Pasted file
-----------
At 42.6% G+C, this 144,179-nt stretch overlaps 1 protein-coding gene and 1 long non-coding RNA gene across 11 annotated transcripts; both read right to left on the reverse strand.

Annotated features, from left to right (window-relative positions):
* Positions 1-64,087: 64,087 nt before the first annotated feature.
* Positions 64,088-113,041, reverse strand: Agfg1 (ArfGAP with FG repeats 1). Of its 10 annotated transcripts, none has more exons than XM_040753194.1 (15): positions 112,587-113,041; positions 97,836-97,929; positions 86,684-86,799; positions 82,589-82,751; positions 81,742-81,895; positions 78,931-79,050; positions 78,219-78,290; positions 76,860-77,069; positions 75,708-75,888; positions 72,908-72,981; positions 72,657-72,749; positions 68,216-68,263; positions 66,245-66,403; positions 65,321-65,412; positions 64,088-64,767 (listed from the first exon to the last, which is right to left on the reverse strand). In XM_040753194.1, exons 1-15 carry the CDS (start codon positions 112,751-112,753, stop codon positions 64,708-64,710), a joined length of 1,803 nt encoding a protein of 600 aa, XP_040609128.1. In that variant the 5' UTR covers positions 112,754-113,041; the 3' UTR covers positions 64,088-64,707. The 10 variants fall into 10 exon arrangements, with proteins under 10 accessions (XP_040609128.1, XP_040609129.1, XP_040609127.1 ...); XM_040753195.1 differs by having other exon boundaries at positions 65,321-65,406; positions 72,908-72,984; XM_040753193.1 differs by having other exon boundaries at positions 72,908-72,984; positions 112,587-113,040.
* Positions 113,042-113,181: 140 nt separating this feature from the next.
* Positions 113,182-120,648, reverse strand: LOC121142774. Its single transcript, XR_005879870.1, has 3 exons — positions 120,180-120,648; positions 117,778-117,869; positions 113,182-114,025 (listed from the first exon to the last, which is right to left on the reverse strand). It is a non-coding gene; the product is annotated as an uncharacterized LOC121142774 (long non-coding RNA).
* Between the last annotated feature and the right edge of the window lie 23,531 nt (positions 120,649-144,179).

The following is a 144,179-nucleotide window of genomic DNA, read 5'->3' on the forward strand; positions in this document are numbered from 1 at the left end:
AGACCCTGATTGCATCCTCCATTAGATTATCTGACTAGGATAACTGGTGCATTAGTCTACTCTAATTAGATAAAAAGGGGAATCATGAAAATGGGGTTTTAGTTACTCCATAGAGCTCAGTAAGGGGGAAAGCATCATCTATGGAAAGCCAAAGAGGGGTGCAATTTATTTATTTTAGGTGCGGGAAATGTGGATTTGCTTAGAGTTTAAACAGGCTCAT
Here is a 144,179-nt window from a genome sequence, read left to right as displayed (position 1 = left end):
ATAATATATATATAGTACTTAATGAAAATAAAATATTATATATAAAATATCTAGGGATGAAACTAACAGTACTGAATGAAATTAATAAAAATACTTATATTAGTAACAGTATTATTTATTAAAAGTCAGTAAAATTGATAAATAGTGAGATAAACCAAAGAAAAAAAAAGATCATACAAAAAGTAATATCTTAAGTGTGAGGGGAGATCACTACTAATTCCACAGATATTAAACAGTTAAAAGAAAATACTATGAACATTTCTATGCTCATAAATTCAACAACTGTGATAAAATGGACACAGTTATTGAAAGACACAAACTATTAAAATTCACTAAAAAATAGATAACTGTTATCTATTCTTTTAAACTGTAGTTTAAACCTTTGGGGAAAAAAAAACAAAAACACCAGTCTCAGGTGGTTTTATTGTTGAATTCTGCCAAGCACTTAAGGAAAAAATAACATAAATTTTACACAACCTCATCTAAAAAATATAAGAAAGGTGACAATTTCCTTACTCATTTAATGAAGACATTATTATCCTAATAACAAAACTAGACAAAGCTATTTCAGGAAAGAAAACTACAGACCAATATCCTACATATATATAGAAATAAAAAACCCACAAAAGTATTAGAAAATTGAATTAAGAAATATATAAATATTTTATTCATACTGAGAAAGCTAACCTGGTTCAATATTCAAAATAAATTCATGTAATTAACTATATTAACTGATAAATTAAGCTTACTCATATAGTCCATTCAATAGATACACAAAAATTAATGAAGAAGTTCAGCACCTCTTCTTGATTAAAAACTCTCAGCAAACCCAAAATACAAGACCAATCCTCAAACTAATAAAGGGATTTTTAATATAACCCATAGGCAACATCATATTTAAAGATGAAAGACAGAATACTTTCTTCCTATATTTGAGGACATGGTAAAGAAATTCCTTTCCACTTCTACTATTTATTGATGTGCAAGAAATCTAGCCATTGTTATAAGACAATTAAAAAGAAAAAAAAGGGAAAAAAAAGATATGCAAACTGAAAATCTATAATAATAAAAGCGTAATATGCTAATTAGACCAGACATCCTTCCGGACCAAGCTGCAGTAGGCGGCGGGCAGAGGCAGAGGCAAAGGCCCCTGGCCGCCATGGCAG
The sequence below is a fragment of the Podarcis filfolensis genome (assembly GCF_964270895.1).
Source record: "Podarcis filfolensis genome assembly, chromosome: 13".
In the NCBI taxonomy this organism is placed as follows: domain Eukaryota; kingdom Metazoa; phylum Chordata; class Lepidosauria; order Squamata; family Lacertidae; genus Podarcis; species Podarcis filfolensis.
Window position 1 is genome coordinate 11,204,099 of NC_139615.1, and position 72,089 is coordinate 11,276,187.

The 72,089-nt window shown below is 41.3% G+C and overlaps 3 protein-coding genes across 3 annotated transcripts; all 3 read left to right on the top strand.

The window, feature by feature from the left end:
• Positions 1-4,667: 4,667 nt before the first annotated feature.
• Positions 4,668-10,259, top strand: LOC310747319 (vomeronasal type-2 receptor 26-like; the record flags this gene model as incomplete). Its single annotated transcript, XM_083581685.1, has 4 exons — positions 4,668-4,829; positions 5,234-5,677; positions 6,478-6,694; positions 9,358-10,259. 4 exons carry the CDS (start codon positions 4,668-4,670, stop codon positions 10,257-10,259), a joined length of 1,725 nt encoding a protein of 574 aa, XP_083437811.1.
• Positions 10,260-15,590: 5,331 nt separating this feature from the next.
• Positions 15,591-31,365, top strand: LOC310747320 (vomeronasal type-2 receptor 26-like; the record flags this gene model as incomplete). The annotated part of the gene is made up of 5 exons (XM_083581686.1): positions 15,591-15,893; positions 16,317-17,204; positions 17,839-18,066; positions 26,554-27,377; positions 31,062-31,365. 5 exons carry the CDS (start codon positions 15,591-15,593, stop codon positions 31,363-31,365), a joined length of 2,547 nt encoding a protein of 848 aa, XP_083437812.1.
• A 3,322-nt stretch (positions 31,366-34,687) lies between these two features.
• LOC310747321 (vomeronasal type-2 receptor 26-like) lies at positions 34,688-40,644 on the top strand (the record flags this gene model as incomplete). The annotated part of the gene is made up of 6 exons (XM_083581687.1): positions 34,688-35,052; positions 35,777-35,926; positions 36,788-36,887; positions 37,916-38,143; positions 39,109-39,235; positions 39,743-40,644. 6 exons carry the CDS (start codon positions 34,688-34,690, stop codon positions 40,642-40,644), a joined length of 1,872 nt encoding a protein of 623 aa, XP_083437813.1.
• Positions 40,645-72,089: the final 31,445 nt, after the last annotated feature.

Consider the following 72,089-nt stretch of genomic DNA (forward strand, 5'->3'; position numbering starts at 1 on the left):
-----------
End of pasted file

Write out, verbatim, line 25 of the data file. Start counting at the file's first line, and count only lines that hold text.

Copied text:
Consider the following 72,089-nt stretch of genomic DNA (forward strand, 5'->3'; position numbering starts at 1 on the left):